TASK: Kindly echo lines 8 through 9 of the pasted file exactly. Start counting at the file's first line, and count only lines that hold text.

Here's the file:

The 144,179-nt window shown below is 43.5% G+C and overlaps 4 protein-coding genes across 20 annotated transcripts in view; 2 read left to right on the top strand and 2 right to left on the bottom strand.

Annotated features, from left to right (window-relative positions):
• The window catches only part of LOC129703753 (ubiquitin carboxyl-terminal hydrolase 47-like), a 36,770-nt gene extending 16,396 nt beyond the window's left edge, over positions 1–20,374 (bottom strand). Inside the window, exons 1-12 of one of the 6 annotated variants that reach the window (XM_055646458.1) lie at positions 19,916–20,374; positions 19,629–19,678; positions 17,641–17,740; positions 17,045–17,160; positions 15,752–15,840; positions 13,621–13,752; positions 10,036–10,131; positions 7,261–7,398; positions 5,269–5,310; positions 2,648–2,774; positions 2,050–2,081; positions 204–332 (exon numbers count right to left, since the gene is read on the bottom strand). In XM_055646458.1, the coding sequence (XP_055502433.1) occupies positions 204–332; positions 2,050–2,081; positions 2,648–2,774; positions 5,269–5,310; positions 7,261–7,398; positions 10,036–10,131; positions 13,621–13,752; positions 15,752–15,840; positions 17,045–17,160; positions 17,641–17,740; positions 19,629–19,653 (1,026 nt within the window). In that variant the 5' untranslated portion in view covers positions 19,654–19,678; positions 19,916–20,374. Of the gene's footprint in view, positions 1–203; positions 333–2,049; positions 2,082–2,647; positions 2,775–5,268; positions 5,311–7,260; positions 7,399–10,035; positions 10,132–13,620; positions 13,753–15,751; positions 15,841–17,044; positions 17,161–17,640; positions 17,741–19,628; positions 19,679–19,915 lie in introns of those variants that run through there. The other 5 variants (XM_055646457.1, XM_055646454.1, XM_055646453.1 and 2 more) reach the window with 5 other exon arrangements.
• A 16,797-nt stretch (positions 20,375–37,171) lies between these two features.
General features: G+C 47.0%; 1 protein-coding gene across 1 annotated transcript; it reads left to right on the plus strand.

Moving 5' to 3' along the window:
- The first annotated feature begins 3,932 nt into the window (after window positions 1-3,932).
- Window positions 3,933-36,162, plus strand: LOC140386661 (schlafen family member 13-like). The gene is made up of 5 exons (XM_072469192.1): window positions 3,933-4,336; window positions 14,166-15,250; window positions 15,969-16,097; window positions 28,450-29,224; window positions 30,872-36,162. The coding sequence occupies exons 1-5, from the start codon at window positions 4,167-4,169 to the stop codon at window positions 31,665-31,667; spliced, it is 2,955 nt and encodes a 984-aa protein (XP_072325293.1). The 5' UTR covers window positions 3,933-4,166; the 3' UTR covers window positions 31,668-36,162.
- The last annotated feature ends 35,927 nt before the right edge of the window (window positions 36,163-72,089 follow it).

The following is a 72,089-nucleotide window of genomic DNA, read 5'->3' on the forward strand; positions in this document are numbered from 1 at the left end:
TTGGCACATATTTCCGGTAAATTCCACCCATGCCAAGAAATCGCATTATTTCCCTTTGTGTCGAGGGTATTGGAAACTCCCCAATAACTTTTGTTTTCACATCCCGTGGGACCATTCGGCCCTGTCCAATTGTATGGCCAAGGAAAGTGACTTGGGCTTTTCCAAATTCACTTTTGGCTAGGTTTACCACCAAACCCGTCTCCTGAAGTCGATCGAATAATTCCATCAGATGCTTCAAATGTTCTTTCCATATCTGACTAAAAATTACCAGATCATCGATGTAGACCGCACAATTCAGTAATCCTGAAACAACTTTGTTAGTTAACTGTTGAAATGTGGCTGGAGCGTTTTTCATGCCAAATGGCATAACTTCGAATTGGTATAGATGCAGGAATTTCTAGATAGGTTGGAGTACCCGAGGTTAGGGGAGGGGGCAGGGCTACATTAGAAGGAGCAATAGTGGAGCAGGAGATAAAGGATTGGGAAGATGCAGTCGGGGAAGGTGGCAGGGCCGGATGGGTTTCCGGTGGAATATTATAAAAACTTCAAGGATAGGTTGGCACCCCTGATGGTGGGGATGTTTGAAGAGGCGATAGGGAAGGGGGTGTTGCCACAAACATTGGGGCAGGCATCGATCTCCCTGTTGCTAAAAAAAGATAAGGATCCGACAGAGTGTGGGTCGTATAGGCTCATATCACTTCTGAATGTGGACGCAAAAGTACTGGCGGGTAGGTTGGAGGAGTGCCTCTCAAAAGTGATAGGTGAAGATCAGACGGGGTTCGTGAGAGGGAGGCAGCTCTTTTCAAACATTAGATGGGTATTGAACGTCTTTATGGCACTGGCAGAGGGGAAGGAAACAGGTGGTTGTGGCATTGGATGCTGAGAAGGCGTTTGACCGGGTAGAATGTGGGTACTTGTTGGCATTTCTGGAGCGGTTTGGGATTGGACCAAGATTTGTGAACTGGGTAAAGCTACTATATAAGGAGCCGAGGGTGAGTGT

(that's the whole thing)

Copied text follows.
- Window positions 3,933-36,162, plus strand: LOC140386661 (schlafen family member 13-like). The gene is made up of 5 exons (XM_072469192.1): window positions 3,933-4,336; window positions 14,166-15,250; window positions 15,969-16,097; window positions 28,450-29,224; window positions 30,872-36,162. The coding sequence occupies exons 1-5, from the start codon at window positions 4,167-4,169 to the stop codon at window positions 31,665-31,667; spliced, it is 2,955 nt and encodes a 984-aa protein (XP_072325293.1). The 5' UTR covers window positions 3,933-4,166; the 3' UTR covers window positions 31,668-36,162.
- The last annotated feature ends 35,927 nt before the right edge of the window (window positions 36,163-72,089 follow it).